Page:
|Aquaculture cage fish Nile Tilapia (Oreochromis niloticus) |
collected from a local cage farm.
Well it’s been a fun ride and we have now finally come full circle for the Aquaculture project in Kenya. As I mentioned way back in May 2018 a small group from the Inorganic Geochemistry team (IG) at British Geological Survey (BGS) in collaboration with The School of Environmental Sciences at the University of Eldoret (UoE), The School of Veterinary Medicine and Science (UoN), and the experienced research team at the Kenyan Marine Fisheries Research Institute (KMFRI) based in Kisumu, Kenya were successful in winning funding from the Newton-Utafiti International Links programme with the British Council. The project investigated problems of “food insecurity” in the Kenyan portion of Lake Victoria (only 6%) and the implications of both anthropogenic pollution and land run-off from changes in land use (soil erosion) and their impact on the health and nutritional quality of aquaculture farmed fish for “food safety” as proxies for pollution.
The idea of exploring how micronutrients contributed to Aquaculture fish, their nutritional quality and the associated problems of pollution pathways and food security were challenging, working in the second largest Lake in the world. Sampling locations were difficult to navigate due to thick matts of water hyacinth (Fig 1) and collecting waters, sediment grabs and cores in 2 metre swells in the Lake would have tested the most hardened of sailors.
Nonetheless, water, sediment samples and most importantly wild and caged fish samples were collected from the May, November and January sampling trips for the project. Samples were prepared in Kenya ready for shipping to and analysis at BGS to identify sources of potential circulation of pollutants from the north to southern locations of Kenya’s borders.
A breakout was then organised with those attending split into four groups to discuss the findings of the project and to highlight their concerns for the fisheries, aquaculture farming and the state of the Lake. The groups having elected their spokesperson would then put their questions to the project team leaders. Questions from the aquaculture aspect and what possible impact cage culture would have on the local fishermen and water quality were predominant with problems of environmental issues pertaining to the overwhelming issue of water hyacinth were also a major concern.
|From L-R: Dr Chrisphine Nyamweya (KMFRI) opening the proceedings at the Aquaculture Workshop at KMFRI|
headquarters; Safina Musa discussing the state of aquaculture in Kenya from the KMFRI research team.
Dr Marriott explained that “wild fisheries and aquaculture coexisted in a relationship and not one of competition” with “one helping to sustain the other” e.g. preventing possible future fish stocks collapsing. Additional to this, was the importance of fish not only as a protein source but for their essential micronutrients which could be one of a number of potential routes to food security in the Kenyan diets. However, fish alone are not the only answer to the provision of essential micronutrients, they also need to be supplemented with a diversified diet e.g. kale, sukuma wiki (collard greens), pumpkin leaves, to boost these as part of the recommended daily intake (RDI).
Moving on from the fisheries discussions, water quality and information on pollution and their pathways were addressed with Prof Osano indicating the “problem was more widely dispersed than just localised input”, with areas covering the drainage basins in Kenya and their effect on the Lake again highlighted from his presentation.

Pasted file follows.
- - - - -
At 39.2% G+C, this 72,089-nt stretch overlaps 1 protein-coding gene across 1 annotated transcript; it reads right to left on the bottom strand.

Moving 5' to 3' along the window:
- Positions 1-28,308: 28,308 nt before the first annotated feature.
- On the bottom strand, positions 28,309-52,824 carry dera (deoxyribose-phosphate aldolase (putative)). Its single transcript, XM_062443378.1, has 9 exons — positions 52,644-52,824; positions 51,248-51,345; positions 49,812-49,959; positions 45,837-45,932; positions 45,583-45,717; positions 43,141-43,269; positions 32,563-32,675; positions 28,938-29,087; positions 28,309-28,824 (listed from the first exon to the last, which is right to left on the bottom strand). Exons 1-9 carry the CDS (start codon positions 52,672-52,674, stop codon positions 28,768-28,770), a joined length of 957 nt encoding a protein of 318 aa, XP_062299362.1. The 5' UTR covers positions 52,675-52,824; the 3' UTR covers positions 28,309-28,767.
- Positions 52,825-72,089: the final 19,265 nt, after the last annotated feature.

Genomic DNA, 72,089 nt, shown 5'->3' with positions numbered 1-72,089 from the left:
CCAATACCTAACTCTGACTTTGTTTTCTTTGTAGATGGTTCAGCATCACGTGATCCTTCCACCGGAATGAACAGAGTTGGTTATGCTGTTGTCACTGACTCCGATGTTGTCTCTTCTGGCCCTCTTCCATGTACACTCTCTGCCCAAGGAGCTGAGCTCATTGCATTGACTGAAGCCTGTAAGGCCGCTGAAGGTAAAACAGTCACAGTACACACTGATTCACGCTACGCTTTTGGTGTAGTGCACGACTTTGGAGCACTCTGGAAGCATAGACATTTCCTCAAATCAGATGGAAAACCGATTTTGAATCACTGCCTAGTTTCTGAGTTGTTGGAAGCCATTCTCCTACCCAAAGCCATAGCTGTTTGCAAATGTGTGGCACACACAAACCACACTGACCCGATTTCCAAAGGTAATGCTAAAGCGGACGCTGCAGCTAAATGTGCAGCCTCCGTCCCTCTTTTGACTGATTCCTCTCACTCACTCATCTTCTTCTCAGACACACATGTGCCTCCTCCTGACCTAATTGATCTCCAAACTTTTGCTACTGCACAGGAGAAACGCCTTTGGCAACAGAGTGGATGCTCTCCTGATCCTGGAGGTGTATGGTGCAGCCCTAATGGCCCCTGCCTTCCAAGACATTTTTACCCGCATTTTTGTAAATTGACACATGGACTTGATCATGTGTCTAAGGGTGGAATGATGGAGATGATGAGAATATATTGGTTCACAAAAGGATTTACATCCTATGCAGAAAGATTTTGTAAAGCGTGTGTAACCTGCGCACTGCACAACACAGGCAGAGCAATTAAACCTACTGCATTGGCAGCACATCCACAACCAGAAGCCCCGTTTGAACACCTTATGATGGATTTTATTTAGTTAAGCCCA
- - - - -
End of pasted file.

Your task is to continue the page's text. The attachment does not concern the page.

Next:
Gaps in the knowledge base needed to be addressed, with both the input contributions “point source” and their impact “end point” effects will need to be monitored if we are to implement measures to control, reduce or more importantly understand these environmental impacts. Collaborative projects between UoE and BGS (Geo-chem & Health, Kenya Rift Valley, IG in Kenya Part II) are continuing to assess the issues of environmental impacts from anthropogenic activities and their connection with health. Further funding for PhDs and MScs hopefully will contribute further to the research.
Finally, an address was made by Lilian Wanjohi (British Council, Kenya) and Caroline Nyanoti (British High Commission, Nairobi) part of the Newton-Utafiti International Links funding body, in congratulating all involved in the Aquaculture project and the achievement of the findings, which highlighted the need to continue to monitor and manage the Lake and to address the concerns of all who use and live in and around its waters.
Dr Marriott concluded that future funding had been successful (Nottingham-GCRF seed funds) which would continue our work from the Newton-Utafiti project through to summer 2019. A further bid is in place (BBSRC-GCRF), which if successful would mean continued work to 2021 on the Lake studying problems of pollution in Aquaculture and wild fish e.g. Food Safety, Human and Ecological Health, through water quality assessments studying associated sedimentation rates in water from soil erosion and changes in land-use.
I would like to thank the Newton-Utafiti International Links programme and the British Council for funding the project and allowing us to do this research. I would also like to thank the BGS-ODA programme and Center for Environmental Geochemistry for their continued financial and technical support. I would also like to thank all of the participants from the County Government of Kisumu, Lake Victoria Environmental Management Program, National Environment Management Authority, Lake Basin Development Authority, Kenya Maritime Authority, Jaramogi Oginga Odinga University of Science and Technology and researchers from KMFRI who took time to attend the workshop and give us invaluable feedback on the Lake.